👀😁😂 - SMILE! -☺😎☻☮👌✌∞☯🐣🐦🐔🐝🍯🐾
The less I interfere, the more balance mother nature provides.
👒🎄👣🏡🍃🍂🌾🌿🍁❦❧ 🍃🍁🍂🌾🌻🌸🌼🌹🌽❀☀🌺
☕👓 The only way to succeed is to try.
Name: tarev
San Joaquin County, CA (Zone 9b)
Always count your blessings in life
Cat Lover Houseplants Plays in the sandbox Region: California Orchids Plant Lover: Loves 'em all!
Composter Cactus and Succulents Dragonflies Hummingbirder Amaryllis Container Gardener
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tarev
Aug 19, 2018 12:50 PM CST
Hi jolibean, when you say your Aeonium died, does it feel like the stem has gone too wrinkly dry? You can still maybe salvage some parts. Can you show me a photo? Sometimes, Aeoniums appear dead, but it is just really asleep. If there is still some part of the stem that is still very firm to your touch, there is still potential for recovery. It waits for Fall's cooler temps.

Just an example:
Mar 2016 - had to cut down into short pieces, one of my Aeoniums, it fell off after our wet winter then, and I just stuck them in dry media, positioning them in shade. Just keeping them dry, with no new roots nor any new leaves that needs to be sustained, it will not be able to take in moisture, plus we are heading into our long 6-month too hot and dry season. Makes you think it is dead.
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November 2016 - finally waking up during Fall season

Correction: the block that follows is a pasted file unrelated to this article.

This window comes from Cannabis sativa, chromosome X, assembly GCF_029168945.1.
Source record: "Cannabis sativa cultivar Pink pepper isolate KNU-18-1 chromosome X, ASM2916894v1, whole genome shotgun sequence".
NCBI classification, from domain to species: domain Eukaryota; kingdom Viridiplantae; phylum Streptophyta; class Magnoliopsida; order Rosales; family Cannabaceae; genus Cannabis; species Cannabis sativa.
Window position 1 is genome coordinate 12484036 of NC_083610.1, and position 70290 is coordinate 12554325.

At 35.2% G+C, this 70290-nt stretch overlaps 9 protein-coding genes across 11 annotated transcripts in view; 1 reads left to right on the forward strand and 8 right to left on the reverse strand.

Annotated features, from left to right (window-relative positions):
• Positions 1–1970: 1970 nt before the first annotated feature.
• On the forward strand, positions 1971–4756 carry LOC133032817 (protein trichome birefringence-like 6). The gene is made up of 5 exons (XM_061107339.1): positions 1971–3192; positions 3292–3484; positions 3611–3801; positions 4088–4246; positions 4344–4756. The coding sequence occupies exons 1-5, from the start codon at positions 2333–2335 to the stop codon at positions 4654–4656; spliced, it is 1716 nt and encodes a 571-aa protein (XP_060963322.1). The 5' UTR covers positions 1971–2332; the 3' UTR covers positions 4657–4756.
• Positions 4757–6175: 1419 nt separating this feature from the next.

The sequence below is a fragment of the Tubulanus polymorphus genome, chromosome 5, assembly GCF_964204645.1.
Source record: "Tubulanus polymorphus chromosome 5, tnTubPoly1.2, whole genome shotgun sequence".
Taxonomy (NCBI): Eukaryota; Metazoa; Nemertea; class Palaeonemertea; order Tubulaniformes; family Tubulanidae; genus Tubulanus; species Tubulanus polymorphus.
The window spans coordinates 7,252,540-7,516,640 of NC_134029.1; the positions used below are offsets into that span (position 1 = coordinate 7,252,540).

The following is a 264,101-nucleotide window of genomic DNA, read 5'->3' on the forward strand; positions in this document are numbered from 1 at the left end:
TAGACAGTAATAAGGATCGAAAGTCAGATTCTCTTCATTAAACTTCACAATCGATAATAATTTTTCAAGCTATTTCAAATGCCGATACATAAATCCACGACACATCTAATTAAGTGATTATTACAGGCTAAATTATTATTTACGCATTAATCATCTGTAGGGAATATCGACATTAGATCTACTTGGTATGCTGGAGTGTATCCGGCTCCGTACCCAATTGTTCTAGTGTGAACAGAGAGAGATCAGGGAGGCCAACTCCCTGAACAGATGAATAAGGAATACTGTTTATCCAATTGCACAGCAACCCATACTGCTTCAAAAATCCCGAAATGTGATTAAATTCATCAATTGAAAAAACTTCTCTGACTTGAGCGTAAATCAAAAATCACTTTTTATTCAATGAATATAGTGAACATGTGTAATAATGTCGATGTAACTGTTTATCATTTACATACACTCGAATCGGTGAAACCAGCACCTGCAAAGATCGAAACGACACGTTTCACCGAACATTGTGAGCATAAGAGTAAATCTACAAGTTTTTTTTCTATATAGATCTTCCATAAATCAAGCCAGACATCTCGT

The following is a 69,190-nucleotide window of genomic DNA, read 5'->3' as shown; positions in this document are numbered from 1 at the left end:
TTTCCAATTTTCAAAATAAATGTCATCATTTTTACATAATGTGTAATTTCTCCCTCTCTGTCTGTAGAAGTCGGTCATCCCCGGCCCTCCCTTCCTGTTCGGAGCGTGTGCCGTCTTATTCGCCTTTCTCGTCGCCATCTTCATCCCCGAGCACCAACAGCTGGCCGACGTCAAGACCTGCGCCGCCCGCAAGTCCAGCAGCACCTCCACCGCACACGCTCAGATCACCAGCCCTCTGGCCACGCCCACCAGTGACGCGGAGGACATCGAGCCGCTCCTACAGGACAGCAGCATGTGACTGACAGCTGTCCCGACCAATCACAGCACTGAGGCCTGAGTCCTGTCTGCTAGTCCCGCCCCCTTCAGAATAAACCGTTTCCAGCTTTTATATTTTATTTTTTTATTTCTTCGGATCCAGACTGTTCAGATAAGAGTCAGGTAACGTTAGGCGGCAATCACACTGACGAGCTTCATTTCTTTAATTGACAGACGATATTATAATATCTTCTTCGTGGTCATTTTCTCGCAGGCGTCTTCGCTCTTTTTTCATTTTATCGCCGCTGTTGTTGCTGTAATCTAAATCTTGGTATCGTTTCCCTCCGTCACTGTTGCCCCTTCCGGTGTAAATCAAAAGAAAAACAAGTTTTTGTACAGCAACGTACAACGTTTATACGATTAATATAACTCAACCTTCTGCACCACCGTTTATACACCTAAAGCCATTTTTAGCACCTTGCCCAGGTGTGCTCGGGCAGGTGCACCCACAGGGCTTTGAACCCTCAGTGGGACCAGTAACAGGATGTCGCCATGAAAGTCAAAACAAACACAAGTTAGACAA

Thumb of 2018-08-19/tarev/3833a1 Thumb of 2018-08-19/tarev/42dad6

Dec 2016

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Tampa, Florida (Zone 10a)
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jolibean
Aug 19, 2018 3:15 PM CST
@tarev I would love to show you a photo but the Aeonium (and it was an Emerald Ice, so pretty)... already had its funeral. It was so small that it didn't have a stem sticking out of the soil yet. The leaves were just turning crispy, brown, and dropping until there was no plant left. Based on your explanation, it sounds like I just didn't give it a chance, and feel awful now! Do all aeoniums go dormant in the summer?

@purpleinopp I'm going to move it around outdoors and see what it likes best, starting with shade first so it acclimates to the new environment without getting burnt. Also, it is really nice to pet, lol. They're my favorite plant. Lovey dubby
Name: tarev
San Joaquin County, CA (Zone 9b)
Always count your blessings in life
Cat Lover Houseplants Plays in the sandbox Region: California Orchids Plant Lover: Loves 'em all!
Composter Cactus and Succulents Dragonflies Hummingbirder Amaryllis Container Gardener
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tarev
Aug 20, 2018 12:48 PM CST
Hello jolibean, it actually depends on the temperatures you have in summer. In my area, Aeoniums quickly go dormant once we enter our hot and dry period. Our excessive dry heat just pushes it to dormancy. Pretty much once the rains stop in Spring, it is time for the Aeoniums here to sleep. It slowly drops off its outer leaves, leaving just a small rosette that it can sustain for the rest of the dry season. But in other areas here in Cali, like those nearer the oceanside, where it is much cooler, I have seen Aeoniums still growing actively. The variance in temperatures in our inland area is about 20 degrees hotter and drier, compared to the bayside area.

Just try again next time, at least now you know they do go summer dormant. It is always a learning curve for all of us Smiling It also took me awhile to understand that, so now I do not fret anymore if my Aeoniums are not at its best at this time of the year.